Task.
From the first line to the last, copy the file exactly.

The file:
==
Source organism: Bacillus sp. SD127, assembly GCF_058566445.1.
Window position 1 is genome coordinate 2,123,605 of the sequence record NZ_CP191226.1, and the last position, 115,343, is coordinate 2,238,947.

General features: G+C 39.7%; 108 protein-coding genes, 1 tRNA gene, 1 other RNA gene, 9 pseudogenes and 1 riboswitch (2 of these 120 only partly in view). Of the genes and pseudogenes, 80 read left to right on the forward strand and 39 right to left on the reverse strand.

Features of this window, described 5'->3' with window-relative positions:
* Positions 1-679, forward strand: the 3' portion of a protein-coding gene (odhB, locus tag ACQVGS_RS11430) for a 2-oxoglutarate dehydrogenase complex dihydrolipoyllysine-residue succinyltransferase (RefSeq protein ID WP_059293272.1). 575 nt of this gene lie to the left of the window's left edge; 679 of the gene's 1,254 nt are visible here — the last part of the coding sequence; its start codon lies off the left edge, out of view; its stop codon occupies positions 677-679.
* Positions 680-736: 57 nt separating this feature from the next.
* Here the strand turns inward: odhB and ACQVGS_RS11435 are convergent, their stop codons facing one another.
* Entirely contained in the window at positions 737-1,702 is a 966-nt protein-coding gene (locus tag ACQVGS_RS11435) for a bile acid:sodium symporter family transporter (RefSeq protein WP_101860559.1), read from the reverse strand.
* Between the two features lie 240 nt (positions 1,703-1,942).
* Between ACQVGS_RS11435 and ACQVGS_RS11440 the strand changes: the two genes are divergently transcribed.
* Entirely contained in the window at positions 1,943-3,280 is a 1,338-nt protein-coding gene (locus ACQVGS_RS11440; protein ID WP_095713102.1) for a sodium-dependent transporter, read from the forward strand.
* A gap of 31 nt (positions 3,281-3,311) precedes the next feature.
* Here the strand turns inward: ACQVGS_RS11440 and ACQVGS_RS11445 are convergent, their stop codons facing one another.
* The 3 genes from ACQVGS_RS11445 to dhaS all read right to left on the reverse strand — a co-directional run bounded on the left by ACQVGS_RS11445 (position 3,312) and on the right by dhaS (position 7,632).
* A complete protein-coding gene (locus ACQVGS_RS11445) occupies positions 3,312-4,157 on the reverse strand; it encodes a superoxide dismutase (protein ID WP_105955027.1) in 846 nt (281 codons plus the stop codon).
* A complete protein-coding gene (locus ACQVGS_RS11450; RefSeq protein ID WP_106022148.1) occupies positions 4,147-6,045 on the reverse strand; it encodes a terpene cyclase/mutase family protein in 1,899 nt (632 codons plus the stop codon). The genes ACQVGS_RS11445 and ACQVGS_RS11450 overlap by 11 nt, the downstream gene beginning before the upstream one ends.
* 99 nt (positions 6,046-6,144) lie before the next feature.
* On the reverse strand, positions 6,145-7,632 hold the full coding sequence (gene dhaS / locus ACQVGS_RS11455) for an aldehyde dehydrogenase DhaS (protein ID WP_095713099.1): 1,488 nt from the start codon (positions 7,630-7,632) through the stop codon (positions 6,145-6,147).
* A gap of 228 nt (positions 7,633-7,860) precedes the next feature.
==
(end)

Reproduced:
Source organism: Bacillus sp. SD127, assembly GCF_058566445.1.
Window position 1 is genome coordinate 2,123,605 of the sequence record NZ_CP191226.1, and the last position, 115,343, is coordinate 2,238,947.

General features: G+C 39.7%; 108 protein-coding genes, 1 tRNA gene, 1 other RNA gene, 9 pseudogenes and 1 riboswitch (2 of these 120 only partly in view). Of the genes and pseudogenes, 80 read left to right on the forward strand and 39 right to left on the reverse strand.

Features of this window, described 5'->3' with window-relative positions:
* Positions 1-679, forward strand: the 3' portion of a protein-coding gene (odhB, locus tag ACQVGS_RS11430) for a 2-oxoglutarate dehydrogenase complex dihydrolipoyllysine-residue succinyltransferase (RefSeq protein ID WP_059293272.1). 575 nt of this gene lie to the left of the window's left edge; 679 of the gene's 1,254 nt are visible here — the last part of the coding sequence; its start codon lies off the left edge, out of view; its stop codon occupies positions 677-679.
* Positions 680-736: 57 nt separating this feature from the next.
* Here the strand turns inward: odhB and ACQVGS_RS11435 are convergent, their stop codons facing one another.
* Entirely contained in the window at positions 737-1,702 is a 966-nt protein-coding gene (locus tag ACQVGS_RS11435) for a bile acid:sodium symporter family transporter (RefSeq protein WP_101860559.1), read from the reverse strand.
* Between the two features lie 240 nt (positions 1,703-1,942).
* Between ACQVGS_RS11435 and ACQVGS_RS11440 the strand changes: the two genes are divergently transcribed.
* Entirely contained in the window at positions 1,943-3,280 is a 1,338-nt protein-coding gene (locus ACQVGS_RS11440; protein ID WP_095713102.1) for a sodium-dependent transporter, read from the forward strand.
* A gap of 31 nt (positions 3,281-3,311) precedes the next feature.
* Here the strand turns inward: ACQVGS_RS11440 and ACQVGS_RS11445 are convergent, their stop codons facing one another.
* The 3 genes from ACQVGS_RS11445 to dhaS all read right to left on the reverse strand — a co-directional run bounded on the left by ACQVGS_RS11445 (position 3,312) and on the right by dhaS (position 7,632).
* A complete protein-coding gene (locus ACQVGS_RS11445) occupies positions 3,312-4,157 on the reverse strand; it encodes a superoxide dismutase (protein ID WP_105955027.1) in 846 nt (281 codons plus the stop codon).
* A complete protein-coding gene (locus ACQVGS_RS11450; RefSeq protein ID WP_106022148.1) occupies positions 4,147-6,045 on the reverse strand; it encodes a terpene cyclase/mutase family protein in 1,899 nt (632 codons plus the stop codon). The genes ACQVGS_RS11445 and ACQVGS_RS11450 overlap by 11 nt, the downstream gene beginning before the upstream one ends.
* 99 nt (positions 6,046-6,144) lie before the next feature.
* On the reverse strand, positions 6,145-7,632 hold the full coding sequence (gene dhaS / locus ACQVGS_RS11455) for an aldehyde dehydrogenase DhaS (protein ID WP_095713099.1): 1,488 nt from the start codon (positions 7,630-7,632) through the stop codon (positions 6,145-6,147).
* A gap of 228 nt (positions 7,633-7,860) precedes the next feature.